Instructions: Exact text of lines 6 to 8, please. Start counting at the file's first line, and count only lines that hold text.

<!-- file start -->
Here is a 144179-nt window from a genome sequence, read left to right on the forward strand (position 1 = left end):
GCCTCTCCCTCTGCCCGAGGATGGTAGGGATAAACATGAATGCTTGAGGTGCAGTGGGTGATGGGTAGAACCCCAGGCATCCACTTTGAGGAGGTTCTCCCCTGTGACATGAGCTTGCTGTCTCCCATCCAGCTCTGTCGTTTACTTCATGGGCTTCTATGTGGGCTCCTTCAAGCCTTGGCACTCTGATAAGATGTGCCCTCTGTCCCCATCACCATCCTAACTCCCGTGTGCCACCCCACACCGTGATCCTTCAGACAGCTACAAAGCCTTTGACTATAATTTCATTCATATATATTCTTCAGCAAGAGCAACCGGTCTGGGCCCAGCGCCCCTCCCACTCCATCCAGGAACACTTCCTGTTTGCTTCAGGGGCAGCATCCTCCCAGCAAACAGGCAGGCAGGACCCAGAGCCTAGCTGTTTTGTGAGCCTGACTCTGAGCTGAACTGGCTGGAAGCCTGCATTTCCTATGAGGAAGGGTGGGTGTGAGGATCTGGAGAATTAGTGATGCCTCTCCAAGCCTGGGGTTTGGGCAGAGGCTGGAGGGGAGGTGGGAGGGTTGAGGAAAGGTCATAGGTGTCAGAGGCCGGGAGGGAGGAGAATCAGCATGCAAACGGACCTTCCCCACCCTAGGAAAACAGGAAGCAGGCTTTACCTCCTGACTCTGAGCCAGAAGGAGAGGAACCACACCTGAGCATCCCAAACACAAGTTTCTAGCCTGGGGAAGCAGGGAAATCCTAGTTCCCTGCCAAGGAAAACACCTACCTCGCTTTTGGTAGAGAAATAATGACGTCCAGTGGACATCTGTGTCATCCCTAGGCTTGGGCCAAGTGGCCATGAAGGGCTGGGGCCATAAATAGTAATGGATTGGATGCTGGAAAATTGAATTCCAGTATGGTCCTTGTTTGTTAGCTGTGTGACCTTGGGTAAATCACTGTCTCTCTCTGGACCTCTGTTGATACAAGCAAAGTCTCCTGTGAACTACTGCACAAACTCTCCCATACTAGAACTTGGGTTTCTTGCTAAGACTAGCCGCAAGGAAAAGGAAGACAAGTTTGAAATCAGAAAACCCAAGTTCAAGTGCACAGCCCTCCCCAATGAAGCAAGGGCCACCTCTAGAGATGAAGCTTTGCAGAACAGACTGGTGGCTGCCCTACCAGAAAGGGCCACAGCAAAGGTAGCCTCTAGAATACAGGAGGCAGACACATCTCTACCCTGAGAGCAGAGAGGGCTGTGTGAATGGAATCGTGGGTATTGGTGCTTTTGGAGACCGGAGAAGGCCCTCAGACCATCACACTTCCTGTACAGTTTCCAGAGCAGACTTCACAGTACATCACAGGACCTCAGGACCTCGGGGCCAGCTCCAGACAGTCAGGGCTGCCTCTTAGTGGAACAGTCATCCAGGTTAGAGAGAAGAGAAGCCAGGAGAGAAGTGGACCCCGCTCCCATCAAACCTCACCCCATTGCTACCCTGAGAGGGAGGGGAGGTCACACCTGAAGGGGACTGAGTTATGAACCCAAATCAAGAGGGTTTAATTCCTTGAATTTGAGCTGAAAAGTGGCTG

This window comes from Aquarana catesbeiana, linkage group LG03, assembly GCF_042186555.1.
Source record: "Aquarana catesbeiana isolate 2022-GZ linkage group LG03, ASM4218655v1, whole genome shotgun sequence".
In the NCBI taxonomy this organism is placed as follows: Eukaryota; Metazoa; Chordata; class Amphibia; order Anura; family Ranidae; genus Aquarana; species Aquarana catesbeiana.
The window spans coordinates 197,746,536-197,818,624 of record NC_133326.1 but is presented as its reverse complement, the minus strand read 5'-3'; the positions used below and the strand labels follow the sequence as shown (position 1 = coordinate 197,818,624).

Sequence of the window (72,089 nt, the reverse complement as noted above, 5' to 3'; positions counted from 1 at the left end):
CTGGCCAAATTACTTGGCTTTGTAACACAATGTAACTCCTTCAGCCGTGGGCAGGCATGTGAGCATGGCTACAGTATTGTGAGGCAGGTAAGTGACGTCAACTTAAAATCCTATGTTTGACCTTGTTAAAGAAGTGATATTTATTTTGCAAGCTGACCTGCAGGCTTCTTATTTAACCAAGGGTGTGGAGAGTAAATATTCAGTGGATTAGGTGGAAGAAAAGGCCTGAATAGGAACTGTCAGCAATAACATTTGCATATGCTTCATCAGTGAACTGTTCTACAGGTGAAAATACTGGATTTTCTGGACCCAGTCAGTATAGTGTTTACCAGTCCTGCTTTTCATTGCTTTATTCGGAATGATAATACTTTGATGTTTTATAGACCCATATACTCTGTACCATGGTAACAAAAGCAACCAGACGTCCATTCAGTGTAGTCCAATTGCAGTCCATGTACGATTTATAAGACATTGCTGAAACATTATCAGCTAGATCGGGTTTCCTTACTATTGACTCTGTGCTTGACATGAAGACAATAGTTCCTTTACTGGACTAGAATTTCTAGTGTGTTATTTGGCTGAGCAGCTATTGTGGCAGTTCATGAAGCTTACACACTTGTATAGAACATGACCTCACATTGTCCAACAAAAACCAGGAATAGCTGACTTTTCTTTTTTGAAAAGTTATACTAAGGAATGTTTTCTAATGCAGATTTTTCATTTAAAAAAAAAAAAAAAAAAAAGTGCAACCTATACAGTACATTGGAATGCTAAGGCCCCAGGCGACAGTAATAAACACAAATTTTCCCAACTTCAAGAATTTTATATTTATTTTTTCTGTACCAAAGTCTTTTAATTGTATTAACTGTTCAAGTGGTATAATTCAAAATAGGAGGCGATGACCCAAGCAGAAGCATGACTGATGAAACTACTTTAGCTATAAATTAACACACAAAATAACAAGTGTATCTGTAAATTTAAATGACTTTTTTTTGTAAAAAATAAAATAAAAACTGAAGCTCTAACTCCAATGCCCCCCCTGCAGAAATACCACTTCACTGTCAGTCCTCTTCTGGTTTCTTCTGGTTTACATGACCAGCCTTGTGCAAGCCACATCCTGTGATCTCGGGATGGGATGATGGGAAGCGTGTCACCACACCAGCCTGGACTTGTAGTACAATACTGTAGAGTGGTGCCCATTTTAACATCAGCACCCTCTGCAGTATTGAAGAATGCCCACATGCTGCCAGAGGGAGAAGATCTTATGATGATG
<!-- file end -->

The window spans coordinates 197,746,536-197,818,624 of record NC_133326.1 but is presented as its reverse complement, the minus strand read 5'-3'; the positions used below and the strand labels follow the sequence as shown (position 1 = coordinate 197,818,624).

Sequence of the window (72,089 nt, the reverse complement as noted above, 5' to 3'; positions counted from 1 at the left end):
CTGGCCAAATTACTTGGCTTTGTAACACAATGTAACTCCTTCAGCCGTGGGCAGGCATGTGAGCATGGCTACAGTATTGTGAGGCAGGTAAGTGACGTCAACTTAAAATCCTATGTTTGACCTTGTTAAAGAAGTGATATTTATTTTGCAAGCTGACCTGCAGGCTTCTTATTTAACCAAGGGTGTGGAGAGTAAATATTCAGTGGATTAGGTGGAAGAAAAGGCCTGAATAGGAACTGTCAGCAATAACATTTGCATATGCTTCATCAGTGAACTGTTCTACAGGTGAAAATACTGGATTTTCTGGACCCAGTCAGTATAGTGTTTACCAGTCCTGCTTTTCATTGCTTTATTCGGAATGATAATACTTTGATGTTTTATAGACCCATATACTCTGTACCATGGTAACAAAAGCAACCAGACGTCCATTCAGTGTAGTCCAATTGCAGTCCATGTACGATTTATAAGACATTGCTGAAACATTATCAGCTAGATCGGGTTTCCTTACTATTGACTCTGTGCTTGACATGAAGACAATAGTTCCTTTACTGGACTAGAATTTCTAGTGTGTTATTTGGCTGAGCAGCTATTGTGGCAGTTCATGAAGCTTACACACTTGTATAGAACATGACCTCACATTGTCCAACAAAAACCAGGAATAGCTGACTTTTCTTTTTTGAAAAGTTATACTAAGGAATGTTTTCTAATGCAGATTTTTCATTTAAAAAAAAAAAAAAAAAAAAGTGCAACCTATACAGTACATTGGAATGCTAAGGCCCCAGGCGACAGTAATAAACACAAATTTTCCCAACTTCAAGAATTTTATATTTATTTTTTCTGTACCAAAGTCTTTTAATTGTATTAACTGTTCAAGTGGTATAATTCAAAATAGGAGGCGATGACCCAAGCAGAAGCATGACTGATGAAACTACTTTAGCTATAAATTAACACACAAAATAACAAGTGTATCTGTAAATTTAAATGACTTTTTTTTGTAAAAAATAAAATAAAAACTGAAGCTCTAACTCCAATGCCCCCCCTGCAGAAATACCACTTCACTGTCAGTCCTCTTCTGGTTTCTTCTGGTTTACATGACCAGCCTTGTGCAAGCCACATCCTGTGATCTCGGGATGGGATGATGGGAAGCGTGTCACCACACCAGCCTGGACTTGTAGTACAATACTGTAGAGTGGTGCCCATTTTAACATCAGCACCCTCTGCAGTATTGAAGAATGCCCACATGCTGCCAGAGGGAGAAGATCTTATGATGATG